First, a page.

The Razer Hammerhead True Wireless does have microphones working – which is better than what we’ve tested on the aptX LL solution that we featured here. However, like any other true wireless earbuds (except the Sudio Fem that we reviewed here) has horrendous audio quality since the microphone is pointing outwards perpendicular to our head.
Here’s what I think. For anything that’s using the AirPods style of dangling on the ear instead of creating a seal on the ear canal, it’s not going to sound great especially when it’s in a noisy environment. Noise isolation is nonexistent.
However, I think the mids and vocals that come out of the Razer Hammerhead True Wireless is great. I had an enjoyable time listening to the soundtrack from Transistor, which focuses a lot on the vocals. Thanks to Darren Korb and Ashley Barrett for this beautiful soundtrack, by the way.
However, when it comes to bass, it has thumps and vibrations – but you’ll have to position it accurately because the Razer Hammerhead True Wireless lacks the seal around the ear canal. The treble is also lacking – but that is to be expected.
You can improve the audio quality somewhat by equipping the pods with the included silicon sleeve. However, it still is not comparable to any earbuds with silicone eartips. I do find it uncomfortable when wearing the Razer Hammerhead True Wireless with the sleeves installed since it is bulkier. Your mileage will vary since this is heavily dependent on your ear size.
As mentioned earlier, there are two more EQ presets in the app – bass boost and treble boost. Honestly, they don’t improve either the bass or treble. When we used bass boost EQ, it sounds more like it’s dragging down everything to seem like it’s “bass-boosted”, but the bass itself never really improved.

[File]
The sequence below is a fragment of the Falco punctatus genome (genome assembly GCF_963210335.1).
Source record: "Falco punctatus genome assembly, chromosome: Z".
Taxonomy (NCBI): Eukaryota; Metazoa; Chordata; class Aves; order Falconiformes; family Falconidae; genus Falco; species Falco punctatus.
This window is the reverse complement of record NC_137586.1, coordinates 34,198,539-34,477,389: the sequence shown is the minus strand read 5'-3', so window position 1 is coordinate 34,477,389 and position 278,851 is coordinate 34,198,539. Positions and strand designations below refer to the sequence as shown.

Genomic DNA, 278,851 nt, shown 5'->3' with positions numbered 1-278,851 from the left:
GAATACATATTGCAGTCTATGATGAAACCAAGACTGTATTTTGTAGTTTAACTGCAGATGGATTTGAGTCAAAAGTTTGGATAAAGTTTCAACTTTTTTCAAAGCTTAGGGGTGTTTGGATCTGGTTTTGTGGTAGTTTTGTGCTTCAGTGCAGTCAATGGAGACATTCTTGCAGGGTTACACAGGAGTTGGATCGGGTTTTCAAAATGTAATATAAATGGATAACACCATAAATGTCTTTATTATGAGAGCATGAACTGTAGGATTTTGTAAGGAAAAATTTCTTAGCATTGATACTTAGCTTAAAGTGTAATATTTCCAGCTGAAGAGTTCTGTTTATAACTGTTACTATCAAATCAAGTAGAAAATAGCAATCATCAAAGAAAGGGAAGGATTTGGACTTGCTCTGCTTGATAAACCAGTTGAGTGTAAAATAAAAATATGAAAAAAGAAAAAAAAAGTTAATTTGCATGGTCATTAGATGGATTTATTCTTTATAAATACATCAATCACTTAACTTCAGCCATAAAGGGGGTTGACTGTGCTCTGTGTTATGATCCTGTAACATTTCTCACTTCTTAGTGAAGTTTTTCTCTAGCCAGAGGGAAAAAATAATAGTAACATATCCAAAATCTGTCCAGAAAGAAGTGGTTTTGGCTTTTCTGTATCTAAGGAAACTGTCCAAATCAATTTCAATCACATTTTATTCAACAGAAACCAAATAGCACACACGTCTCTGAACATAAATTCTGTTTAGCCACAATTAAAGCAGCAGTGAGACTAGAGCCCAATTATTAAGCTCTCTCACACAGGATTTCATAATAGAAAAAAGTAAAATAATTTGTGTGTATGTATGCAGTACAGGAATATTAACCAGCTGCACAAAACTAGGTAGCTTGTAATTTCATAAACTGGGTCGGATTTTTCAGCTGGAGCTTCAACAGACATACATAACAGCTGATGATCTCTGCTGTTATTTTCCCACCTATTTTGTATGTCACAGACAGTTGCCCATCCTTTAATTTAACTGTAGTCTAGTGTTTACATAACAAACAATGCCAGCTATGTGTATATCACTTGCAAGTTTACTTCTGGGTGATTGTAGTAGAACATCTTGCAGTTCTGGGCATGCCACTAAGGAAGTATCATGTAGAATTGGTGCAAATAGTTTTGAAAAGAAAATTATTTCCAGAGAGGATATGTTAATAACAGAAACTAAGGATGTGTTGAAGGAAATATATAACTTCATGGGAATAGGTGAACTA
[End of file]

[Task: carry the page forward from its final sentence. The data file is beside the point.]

But despite all of that… I actually like this AirPods style of earphones because I can hear the environment while listening to my music at the same time. I don’t like having a seal around my ear because it makes my ears pain after some time. And for some reason, I usually get headaches after wearing earbuds for a few hours.
The Razer Hammerhead True Wireless can only last for about 3.5 hours on a single charge at a comfortable listening volume. The “comfortable listening volume” here is at about 75% because we need to compensate for the sound leakage – which is an inherent characteristic of such “pods” style earphones.
With that said, the pods themselves don’t have particularly great battery life in comparison – but for those who wear earphones for a majority of the day, then yes – this can be a dealbreaker.
The cradle does charge both the pods for about 3 more times – which is pretty typical. It does use USB-C for charging, and that’s great.
But I realized one major flaw with the Razer Hammerhead True Wireless. If the cradle runs out of battery while the pods are inside, they’re turned on by itself and have its battery slowly drained away. For someone like me who doesn’t turn off Bluetooth because of my smartwatch – my phone was connected to the Razer Hammerhead True Wireless and was playing music without me realizing it.
Wrapping up the Razer Hammerhead True Wireless review
Then the conclusion becomes – is the Razer Hammerhead True Wireless recommended? It’s RM459 on Razer’s official Lazada store. I think it’s a bit expensive given that it is indeed an Apple AirPods clone but lacks features like auto play when wearing the pods. Let’s not forget that the companion app practically does nothing useful, too.
Moreover, Razer’s claim of the Hammerhead True Wireless being “ultra-low latency” falls flat according to our scientific-ish test. As expected, the Hammerhead True Wireless is worse than our universal aptX LL solution by more than double the delay. And yet – our solution is priced less than double of the Razer Hammerhead True wireless too.
In terms of sound quality, I think the Razer Hammerhead True Wireless is quite okay but then again – could’ve just forgone this pod-style of earphones for an earbud with silicon eartips. That way, the bass would be so much better.